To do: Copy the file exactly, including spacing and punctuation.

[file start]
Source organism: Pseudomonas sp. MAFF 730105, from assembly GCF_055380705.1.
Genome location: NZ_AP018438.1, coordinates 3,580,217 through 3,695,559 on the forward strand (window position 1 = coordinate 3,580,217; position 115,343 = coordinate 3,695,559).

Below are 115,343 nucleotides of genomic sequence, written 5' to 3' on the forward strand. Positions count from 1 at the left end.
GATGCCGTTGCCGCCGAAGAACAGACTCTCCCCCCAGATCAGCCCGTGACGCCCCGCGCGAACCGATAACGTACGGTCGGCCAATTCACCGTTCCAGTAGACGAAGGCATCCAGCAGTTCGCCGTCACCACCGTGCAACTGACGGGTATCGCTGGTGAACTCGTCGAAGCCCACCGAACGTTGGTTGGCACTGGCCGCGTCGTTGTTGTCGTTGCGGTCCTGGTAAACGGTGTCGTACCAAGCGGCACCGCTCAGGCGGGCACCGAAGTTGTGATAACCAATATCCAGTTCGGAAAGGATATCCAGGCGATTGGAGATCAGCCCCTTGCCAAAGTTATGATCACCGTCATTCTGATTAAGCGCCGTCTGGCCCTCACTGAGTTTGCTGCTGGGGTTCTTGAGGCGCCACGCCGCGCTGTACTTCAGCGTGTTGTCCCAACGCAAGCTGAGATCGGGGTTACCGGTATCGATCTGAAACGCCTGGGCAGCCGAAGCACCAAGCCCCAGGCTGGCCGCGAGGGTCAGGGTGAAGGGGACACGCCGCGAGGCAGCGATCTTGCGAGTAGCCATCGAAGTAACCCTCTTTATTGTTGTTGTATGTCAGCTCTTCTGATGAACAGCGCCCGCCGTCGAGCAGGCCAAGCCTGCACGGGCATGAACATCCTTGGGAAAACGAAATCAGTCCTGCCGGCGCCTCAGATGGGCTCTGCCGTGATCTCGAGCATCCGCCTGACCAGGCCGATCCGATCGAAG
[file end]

Source organism: Pseudomonas sp. MAFF 730105, from assembly GCF_055380705.1.
Genome location: NZ_AP018438.1, coordinates 3,580,217 through 3,695,559 on the forward strand (window position 1 = coordinate 3,580,217; position 115,343 = coordinate 3,695,559).

Below are 115,343 nucleotides of genomic sequence, written 5' to 3' on the forward strand. Positions count from 1 at the left end.
GATGCCGTTGCCGCCGAAGAACAGACTCTCCCCCCAGATCAGCCCGTGACGCCCCGCGCGAACCGATAACGTACGGTCGGCCAATTCACCGTTCCAGTAGACGAAGGCATCCAGCAGTTCGCCGTCACCACCGTGCAACTGACGGGTATCGCTGGTGAACTCGTCGAAGCCCACCGAACGTTGGTTGGCACTGGCCGCGTCGTTGTTGTCGTTGCGGTCCTGGTAAACGGTGTCGTACCAAGCGGCACCGCTCAGGCGGGCACCGAAGTTGTGATAACCAATATCCAGTTCGGAAAGGATATCCAGGCGATTGGAGATCAGCCCCTTGCCAAAGTTATGATCACCGTCATTCTGATTAAGCGCCGTCTGGCCCTCACTGAGTTTGCTGCTGGGGTTCTTGAGGCGCCACGCCGCGCTGTACTTCAGCGTGTTGTCCCAACGCAAGCTGAGATCGGGGTTACCGGTATCGATCTGAAACGCCTGGGCAGCCGAAGCACCAAGCCCCAGGCTGGCCGCGAGGGTCAGGGTGAAGGGGACACGCCGCGAGGCAGCGATCTTGCGAGTAGCCATCGAAGTAACCCTCTTTATTGTTGTTGTATGTCAGCTCTTCTGATGAACAGCGCCCGCCGTCGAGCAGGCCAAGCCTGCACGGGCATGAACATCCTTGGGAAAACGAAATCAGTCCTGCCGGCGCCTCAGATGGGCTCTGCCGTGATCTCGAGCATCCGCCTGACCAGGCCGATCCGATCGAAG